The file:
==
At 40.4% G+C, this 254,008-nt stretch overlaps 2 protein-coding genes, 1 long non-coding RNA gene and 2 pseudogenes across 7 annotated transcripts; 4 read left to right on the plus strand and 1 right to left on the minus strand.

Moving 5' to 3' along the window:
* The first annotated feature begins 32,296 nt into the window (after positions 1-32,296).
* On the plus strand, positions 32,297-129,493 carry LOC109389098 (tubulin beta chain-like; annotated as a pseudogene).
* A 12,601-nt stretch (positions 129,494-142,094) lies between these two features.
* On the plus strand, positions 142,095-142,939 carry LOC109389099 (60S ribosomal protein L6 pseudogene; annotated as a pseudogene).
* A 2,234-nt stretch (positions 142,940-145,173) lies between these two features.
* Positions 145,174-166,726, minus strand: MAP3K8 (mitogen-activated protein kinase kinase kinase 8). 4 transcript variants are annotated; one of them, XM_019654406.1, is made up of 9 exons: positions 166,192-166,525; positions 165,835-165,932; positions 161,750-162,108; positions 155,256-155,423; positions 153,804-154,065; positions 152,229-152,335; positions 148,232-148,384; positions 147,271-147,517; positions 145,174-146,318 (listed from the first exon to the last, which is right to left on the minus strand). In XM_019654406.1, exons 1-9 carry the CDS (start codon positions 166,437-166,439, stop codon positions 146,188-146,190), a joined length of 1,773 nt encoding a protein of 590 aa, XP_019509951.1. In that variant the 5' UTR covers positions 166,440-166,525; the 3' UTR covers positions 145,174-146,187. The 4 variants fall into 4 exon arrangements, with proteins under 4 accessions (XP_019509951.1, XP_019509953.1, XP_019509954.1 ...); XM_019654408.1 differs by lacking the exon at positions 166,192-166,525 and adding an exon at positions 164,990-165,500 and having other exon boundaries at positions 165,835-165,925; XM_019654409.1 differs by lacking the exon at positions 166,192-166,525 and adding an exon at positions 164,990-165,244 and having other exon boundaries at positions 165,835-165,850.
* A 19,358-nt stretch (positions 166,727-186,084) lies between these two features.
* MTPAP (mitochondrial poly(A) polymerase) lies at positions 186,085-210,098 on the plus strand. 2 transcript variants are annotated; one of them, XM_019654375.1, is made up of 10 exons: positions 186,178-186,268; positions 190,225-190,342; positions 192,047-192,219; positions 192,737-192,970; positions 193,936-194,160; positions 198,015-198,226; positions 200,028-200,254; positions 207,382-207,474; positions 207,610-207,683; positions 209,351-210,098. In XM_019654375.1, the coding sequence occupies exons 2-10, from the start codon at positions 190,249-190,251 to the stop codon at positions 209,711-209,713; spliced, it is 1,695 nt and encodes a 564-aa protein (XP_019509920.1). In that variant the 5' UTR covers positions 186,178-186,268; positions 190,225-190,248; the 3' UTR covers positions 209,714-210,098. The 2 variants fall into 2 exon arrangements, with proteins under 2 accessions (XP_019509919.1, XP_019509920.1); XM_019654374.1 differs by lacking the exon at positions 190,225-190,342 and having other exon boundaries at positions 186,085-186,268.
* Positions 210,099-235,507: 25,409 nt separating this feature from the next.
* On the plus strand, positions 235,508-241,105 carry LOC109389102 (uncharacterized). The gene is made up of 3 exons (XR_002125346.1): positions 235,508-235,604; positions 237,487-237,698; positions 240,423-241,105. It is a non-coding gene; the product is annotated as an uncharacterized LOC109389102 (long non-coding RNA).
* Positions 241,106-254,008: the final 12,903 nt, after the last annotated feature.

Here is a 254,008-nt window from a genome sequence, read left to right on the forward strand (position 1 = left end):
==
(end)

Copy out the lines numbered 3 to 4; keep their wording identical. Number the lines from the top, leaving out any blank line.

* The first annotated feature begins 32,296 nt into the window (after positions 1-32,296).
* On the plus strand, positions 32,297-129,493 carry LOC109389098 (tubulin beta chain-like; annotated as a pseudogene).